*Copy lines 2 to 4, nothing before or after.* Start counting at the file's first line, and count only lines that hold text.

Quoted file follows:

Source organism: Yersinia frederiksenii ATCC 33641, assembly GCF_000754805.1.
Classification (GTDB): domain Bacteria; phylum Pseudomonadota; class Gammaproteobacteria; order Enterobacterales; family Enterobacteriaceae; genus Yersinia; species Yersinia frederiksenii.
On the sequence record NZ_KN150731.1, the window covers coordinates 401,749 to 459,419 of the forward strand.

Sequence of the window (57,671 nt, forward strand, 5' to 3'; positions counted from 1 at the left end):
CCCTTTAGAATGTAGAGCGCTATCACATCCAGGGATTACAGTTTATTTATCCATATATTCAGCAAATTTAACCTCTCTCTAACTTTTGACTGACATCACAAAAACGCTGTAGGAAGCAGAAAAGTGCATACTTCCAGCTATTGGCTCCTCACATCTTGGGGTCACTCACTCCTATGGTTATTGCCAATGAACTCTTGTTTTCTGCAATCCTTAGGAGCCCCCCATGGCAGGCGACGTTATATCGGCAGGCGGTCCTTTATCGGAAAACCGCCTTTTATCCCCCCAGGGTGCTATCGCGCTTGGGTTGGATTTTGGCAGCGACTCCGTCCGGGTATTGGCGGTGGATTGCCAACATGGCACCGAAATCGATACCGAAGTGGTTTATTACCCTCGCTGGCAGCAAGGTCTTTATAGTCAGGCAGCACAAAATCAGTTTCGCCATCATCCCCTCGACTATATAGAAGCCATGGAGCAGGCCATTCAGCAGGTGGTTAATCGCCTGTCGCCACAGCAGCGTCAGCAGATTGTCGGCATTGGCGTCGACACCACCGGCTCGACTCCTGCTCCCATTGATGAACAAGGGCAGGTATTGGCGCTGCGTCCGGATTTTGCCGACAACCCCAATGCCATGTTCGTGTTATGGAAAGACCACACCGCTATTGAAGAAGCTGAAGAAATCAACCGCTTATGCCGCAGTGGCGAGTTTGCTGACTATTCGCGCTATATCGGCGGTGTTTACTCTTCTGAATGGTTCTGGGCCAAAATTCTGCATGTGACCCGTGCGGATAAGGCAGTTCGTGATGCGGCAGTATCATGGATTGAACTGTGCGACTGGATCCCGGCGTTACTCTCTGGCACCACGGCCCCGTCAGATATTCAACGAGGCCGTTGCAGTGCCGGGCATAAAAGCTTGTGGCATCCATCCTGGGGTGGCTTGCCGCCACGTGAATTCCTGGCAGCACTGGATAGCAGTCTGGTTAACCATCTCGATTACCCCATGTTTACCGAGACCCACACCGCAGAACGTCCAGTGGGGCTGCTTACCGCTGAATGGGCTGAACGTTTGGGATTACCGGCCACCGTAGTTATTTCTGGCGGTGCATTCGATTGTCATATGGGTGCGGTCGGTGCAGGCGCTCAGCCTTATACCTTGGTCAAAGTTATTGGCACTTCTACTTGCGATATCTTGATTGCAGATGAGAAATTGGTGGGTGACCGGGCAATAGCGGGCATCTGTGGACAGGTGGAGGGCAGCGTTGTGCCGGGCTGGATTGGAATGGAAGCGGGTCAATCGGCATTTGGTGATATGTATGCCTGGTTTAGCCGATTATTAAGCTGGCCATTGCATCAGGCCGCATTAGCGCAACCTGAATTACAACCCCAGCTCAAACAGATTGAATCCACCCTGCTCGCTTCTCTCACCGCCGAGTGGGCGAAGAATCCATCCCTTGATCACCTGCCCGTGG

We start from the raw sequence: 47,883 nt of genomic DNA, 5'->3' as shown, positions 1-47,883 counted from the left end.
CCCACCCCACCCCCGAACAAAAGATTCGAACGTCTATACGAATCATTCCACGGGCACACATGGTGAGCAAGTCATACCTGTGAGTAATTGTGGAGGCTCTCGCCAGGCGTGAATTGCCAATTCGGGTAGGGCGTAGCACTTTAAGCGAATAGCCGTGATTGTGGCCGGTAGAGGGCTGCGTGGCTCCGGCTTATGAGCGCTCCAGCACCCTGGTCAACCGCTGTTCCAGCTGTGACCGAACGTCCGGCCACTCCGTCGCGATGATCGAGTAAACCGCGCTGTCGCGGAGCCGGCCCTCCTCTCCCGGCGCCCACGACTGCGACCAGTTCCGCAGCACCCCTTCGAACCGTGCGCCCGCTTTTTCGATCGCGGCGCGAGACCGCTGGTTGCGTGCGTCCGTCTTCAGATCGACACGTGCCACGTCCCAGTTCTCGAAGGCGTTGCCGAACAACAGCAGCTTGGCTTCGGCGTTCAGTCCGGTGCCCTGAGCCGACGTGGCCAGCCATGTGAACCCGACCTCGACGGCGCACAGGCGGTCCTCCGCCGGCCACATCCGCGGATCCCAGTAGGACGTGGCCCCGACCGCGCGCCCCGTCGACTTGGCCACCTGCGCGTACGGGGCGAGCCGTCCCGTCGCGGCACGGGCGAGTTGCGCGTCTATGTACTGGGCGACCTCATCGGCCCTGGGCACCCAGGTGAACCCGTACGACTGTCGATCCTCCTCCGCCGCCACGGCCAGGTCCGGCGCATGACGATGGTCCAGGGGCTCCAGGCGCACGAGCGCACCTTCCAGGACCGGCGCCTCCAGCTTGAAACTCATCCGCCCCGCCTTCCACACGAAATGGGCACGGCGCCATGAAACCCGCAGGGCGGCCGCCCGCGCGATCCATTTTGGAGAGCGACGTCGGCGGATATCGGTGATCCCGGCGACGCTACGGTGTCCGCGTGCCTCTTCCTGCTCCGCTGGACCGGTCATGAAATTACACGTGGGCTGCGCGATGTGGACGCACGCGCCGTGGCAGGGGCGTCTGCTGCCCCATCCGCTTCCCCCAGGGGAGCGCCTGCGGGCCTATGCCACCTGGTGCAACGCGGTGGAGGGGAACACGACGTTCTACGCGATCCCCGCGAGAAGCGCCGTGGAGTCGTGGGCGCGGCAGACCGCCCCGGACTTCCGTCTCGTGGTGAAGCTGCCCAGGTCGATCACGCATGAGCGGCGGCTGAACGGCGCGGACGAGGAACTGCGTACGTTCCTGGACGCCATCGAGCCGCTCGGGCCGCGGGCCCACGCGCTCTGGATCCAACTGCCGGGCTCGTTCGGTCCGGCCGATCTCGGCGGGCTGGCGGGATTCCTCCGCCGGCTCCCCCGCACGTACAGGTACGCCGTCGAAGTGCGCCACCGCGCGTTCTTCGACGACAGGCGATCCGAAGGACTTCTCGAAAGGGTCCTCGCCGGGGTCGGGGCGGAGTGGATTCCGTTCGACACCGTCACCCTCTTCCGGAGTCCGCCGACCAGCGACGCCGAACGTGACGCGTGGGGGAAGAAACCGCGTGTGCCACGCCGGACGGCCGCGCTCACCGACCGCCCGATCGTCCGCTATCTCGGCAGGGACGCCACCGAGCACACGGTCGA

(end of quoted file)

Classification (GTDB): domain Bacteria; phylum Pseudomonadota; class Gammaproteobacteria; order Enterobacterales; family Enterobacteriaceae; genus Yersinia; species Yersinia frederiksenii.
On the sequence record NZ_KN150731.1, the window covers coordinates 401,749 to 459,419 of the forward strand.

Sequence of the window (57,671 nt, forward strand, 5' to 3'; positions counted from 1 at the left end):